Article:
08/14/2015, 00.00
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Justice and Peace Commission on child abuse in Pakistan

by Skafique Khokhar
Pakistani police arrested 25 people in connection with videos showing the abuse of 284 children, aged 6 to 14, whose parents were then subject to blackmail. For Kashif Aslam, the country needs a code of conduct or laws to protect children. Justice and Peace Commission presents a number of demands to avoid future sexual abuses.

Lahore (AsiaNews) – “Children are the future of our nation. The government has to protect them to meet its social, moral and international obligations vis-à-vis the UN Convention on the Rights of the Child*. We hope the government will seriously address the issue of children’s protection and security,” said the Justice and Peace Commission of Pakistan (NCJP) in a statement issued following recent revelations about sex abuses involving children in Kasur District (central-eastern province of Punjab).

This is the most serious case of violence against children ever reported in the country. It involves 284 children, aged six to 14 years, and 25 adults arrested on charges of making 400 videos, used to blackmail the children’s families.

The case came to light on 8 August, when police arrested the members of a criminal gang. Investigators are concerned that local politicians might be involved, and that they might harass the victims’ families, which have already been blackmailed over the videos.

In Pakistan, many minors are victim of sex crimes. In 2014 alone, some 3,500 children have been involved, 67 per cent in rural areas.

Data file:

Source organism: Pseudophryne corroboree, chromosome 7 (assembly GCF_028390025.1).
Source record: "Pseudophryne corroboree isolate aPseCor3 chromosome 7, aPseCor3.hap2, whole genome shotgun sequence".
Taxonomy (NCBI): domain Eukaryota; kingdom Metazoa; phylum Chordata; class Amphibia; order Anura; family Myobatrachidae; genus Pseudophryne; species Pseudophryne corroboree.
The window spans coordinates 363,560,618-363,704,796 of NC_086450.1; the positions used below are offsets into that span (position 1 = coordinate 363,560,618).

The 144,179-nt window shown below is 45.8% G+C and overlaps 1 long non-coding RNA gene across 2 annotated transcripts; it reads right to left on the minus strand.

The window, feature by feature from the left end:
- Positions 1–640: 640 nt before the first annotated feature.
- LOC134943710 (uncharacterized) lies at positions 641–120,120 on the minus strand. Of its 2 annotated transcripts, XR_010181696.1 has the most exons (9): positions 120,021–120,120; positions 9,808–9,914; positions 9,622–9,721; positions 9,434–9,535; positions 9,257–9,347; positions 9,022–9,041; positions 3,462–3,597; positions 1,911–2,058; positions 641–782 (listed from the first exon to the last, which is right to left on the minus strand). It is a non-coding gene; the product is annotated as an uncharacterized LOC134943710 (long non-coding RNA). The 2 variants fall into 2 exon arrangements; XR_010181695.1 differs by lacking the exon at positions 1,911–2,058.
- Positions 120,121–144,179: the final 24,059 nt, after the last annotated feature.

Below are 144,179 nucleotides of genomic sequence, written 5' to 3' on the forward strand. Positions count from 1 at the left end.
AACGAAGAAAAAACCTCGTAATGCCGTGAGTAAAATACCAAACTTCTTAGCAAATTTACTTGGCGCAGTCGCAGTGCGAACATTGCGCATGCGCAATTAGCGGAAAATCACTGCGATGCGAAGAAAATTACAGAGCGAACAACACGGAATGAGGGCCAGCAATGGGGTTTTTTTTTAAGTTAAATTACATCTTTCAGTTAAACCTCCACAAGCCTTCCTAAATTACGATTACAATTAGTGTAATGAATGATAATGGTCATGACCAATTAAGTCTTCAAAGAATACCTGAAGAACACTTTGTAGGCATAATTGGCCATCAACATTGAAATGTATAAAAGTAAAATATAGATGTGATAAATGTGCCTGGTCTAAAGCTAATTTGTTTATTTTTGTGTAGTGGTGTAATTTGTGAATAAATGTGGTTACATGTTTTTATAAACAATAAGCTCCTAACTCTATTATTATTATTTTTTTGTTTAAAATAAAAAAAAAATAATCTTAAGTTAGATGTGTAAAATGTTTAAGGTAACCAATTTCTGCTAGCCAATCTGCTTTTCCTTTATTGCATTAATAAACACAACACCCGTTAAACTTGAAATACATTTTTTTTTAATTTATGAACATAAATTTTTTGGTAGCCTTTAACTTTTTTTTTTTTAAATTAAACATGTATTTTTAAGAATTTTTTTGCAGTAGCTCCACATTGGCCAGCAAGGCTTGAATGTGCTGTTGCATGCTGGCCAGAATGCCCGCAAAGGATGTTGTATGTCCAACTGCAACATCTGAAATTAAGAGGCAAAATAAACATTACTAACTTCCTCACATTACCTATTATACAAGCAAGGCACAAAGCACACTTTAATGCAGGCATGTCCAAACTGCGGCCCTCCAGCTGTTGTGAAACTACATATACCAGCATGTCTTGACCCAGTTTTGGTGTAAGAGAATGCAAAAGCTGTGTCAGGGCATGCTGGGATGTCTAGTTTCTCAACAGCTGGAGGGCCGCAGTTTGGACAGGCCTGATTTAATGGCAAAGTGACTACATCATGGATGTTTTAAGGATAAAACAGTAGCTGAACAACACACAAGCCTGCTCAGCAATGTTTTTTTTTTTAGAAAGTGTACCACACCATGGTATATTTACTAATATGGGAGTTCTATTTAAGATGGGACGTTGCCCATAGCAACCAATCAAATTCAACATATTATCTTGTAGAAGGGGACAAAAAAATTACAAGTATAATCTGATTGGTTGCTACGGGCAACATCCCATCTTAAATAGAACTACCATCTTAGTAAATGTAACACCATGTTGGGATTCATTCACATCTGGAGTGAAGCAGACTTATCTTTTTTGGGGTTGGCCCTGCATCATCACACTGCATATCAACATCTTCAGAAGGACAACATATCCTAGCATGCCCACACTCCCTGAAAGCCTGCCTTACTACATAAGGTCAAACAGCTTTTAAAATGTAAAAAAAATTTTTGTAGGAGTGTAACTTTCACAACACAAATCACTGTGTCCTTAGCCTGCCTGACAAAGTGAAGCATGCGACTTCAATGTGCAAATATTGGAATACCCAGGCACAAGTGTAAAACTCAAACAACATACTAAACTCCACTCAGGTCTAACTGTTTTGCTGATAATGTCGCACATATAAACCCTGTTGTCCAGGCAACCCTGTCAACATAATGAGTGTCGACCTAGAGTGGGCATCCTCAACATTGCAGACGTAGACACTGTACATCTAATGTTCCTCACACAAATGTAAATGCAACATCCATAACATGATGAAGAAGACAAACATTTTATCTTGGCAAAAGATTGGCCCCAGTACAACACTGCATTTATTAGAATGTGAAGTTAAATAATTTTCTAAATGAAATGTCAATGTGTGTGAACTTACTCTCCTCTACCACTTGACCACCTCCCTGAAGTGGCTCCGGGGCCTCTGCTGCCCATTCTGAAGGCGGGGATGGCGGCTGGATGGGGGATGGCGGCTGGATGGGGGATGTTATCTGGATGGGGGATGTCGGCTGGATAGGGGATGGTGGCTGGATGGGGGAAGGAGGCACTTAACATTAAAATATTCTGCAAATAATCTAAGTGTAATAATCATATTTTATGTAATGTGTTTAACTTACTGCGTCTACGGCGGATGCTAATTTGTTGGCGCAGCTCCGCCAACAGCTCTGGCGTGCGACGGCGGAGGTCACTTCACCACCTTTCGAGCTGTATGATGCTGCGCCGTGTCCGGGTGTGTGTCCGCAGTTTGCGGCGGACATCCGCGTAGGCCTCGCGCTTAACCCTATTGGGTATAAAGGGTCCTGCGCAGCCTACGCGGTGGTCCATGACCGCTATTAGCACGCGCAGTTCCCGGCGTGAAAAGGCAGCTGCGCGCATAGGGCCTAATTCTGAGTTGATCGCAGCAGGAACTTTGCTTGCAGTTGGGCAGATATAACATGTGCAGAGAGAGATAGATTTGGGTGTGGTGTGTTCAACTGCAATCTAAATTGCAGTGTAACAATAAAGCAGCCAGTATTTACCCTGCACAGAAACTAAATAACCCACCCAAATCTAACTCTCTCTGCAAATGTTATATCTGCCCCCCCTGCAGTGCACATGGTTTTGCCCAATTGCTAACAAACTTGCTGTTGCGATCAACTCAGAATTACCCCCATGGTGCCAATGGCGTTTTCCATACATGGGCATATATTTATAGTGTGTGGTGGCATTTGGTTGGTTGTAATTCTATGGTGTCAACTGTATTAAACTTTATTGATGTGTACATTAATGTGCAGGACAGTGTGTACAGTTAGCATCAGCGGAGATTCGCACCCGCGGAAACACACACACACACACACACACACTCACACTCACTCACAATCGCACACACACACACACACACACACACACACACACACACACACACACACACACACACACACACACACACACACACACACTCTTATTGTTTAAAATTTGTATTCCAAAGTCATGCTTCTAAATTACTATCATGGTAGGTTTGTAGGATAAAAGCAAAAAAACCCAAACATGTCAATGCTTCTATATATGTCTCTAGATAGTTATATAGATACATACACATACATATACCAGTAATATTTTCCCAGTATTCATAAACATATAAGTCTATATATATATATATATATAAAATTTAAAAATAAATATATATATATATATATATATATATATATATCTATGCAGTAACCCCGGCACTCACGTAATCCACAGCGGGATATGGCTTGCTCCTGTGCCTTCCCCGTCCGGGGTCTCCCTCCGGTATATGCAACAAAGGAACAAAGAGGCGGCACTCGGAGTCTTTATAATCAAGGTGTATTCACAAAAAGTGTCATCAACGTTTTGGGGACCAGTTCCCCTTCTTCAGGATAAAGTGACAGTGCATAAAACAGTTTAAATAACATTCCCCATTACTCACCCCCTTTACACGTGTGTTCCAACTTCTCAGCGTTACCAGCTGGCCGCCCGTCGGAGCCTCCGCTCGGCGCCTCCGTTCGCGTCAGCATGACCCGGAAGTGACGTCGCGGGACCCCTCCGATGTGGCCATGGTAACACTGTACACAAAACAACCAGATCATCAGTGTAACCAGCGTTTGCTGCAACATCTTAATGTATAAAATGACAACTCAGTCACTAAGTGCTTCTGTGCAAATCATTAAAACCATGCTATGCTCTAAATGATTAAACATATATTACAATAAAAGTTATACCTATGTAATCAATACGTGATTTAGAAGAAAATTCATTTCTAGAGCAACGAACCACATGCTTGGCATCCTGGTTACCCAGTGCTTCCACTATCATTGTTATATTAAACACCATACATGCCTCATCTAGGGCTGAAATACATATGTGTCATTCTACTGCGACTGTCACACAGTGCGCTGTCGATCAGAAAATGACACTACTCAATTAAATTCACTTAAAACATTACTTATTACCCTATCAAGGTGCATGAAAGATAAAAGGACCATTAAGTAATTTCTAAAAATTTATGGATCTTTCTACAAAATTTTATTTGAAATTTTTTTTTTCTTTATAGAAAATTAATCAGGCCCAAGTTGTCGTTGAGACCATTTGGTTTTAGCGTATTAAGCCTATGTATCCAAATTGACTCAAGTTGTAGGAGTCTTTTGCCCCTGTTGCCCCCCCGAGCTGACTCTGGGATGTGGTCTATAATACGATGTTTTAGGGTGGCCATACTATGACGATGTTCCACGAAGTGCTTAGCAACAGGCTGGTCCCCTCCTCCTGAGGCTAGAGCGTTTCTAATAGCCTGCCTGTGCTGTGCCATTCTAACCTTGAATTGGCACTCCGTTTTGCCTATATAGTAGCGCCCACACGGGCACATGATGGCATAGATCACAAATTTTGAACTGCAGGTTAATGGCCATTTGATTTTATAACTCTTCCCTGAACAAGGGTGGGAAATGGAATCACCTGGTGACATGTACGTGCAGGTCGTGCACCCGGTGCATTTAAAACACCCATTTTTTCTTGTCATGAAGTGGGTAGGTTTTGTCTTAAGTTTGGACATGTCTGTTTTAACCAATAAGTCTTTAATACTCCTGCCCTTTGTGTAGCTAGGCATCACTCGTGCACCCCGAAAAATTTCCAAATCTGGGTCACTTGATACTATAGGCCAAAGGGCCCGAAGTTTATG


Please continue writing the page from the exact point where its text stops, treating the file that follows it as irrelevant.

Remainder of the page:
For this reason, the NCJP has called on political leaders "from all parties to condemn strongly such serious criminal offences, and not use it for internal political purposes."

The Commission said that the victims should be given immediate medical and psychological help to deal with the trauma and that any officials involved be removed and indicted.

It called on the government to introduce sex education courses in schools to prevent such crimes in the future and create a commission to formulate legislation to punish child abuse and pornography.

Finally, the NCJP called for a review of the role and responsibilities of the Child Protection Bureau to make it more efficient and responsible.

“The situation in the country is becoming more alarming,” said NCJP coordinator Kashif Aslam as he spoke to AsiaNews about last week’s awful episode. “We desperately need a code of conduct or laws that protect the rights of children, but unfortunately human rights protection is not a government's priority."

"In the past, private schools offered children sex ed courses so that they could learn to protect themselves and assert their rights,” he EXPLAINED. “Now the government has banned the (sex ed) books because it considers them against religion,” i.e. Islam.

The authorities should instead "allow those courses to prevent violence in schools. Pakistan has no laws and policies that make children safe, despite having signed and ratified the United Nations Convention on the Rights of the Child."

* The Convention on the Rights of the Child was signed in 1989. Pakistan ratified it in 1990.

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